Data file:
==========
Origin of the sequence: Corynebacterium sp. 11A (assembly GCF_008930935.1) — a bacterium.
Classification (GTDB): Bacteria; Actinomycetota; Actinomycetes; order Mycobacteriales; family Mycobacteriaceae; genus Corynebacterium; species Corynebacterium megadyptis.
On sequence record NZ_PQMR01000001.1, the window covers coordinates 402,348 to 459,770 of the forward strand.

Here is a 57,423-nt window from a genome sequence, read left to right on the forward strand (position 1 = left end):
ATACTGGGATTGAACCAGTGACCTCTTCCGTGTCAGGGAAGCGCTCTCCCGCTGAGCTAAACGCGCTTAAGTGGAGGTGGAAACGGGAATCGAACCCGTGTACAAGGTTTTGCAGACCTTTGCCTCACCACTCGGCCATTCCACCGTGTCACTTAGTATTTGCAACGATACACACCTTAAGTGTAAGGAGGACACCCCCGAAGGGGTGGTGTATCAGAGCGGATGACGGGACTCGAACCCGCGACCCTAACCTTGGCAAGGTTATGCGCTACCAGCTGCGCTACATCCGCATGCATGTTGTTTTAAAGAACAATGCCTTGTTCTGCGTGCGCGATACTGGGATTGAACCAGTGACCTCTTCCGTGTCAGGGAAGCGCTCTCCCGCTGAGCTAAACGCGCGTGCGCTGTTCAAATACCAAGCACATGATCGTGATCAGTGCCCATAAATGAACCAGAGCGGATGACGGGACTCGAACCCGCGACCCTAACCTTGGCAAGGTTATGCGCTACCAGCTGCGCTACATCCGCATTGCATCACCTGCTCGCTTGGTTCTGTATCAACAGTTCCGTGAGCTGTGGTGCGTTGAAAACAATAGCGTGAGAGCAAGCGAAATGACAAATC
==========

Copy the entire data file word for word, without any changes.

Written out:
Origin of the sequence: Corynebacterium sp. 11A (assembly GCF_008930935.1) — a bacterium.
Classification (GTDB): Bacteria; Actinomycetota; Actinomycetes; order Mycobacteriales; family Mycobacteriaceae; genus Corynebacterium; species Corynebacterium megadyptis.
On sequence record NZ_PQMR01000001.1, the window covers coordinates 402,348 to 459,770 of the forward strand.

Here is a 57,423-nt window from a genome sequence, read left to right on the forward strand (position 1 = left end):
ATACTGGGATTGAACCAGTGACCTCTTCCGTGTCAGGGAAGCGCTCTCCCGCTGAGCTAAACGCGCTTAAGTGGAGGTGGAAACGGGAATCGAACCCGTGTACAAGGTTTTGCAGACCTTTGCCTCACCACTCGGCCATTCCACCGTGTCACTTAGTATTTGCAACGATACACACCTTAAGTGTAAGGAGGACACCCCCGAAGGGGTGGTGTATCAGAGCGGATGACGGGACTCGAACCCGCGACCCTAACCTTGGCAAGGTTATGCGCTACCAGCTGCGCTACATCCGCATGCATGTTGTTTTAAAGAACAATGCCTTGTTCTGCGTGCGCGATACTGGGATTGAACCAGTGACCTCTTCCGTGTCAGGGAAGCGCTCTCCCGCTGAGCTAAACGCGCGTGCGCTGTTCAAATACCAAGCACATGATCGTGATCAGTGCCCATAAATGAACCAGAGCGGATGACGGGACTCGAACCCGCGACCCTAACCTTGGCAAGGTTATGCGCTACCAGCTGCGCTACATCCGCATTGCATCACCTGCTCGCTTGGTTCTGTATCAACAGTTCCGTGAGCTGTGGTGCGTTGAAAACAATAGCGTGAGAGCAAGCGAAATGACAAATC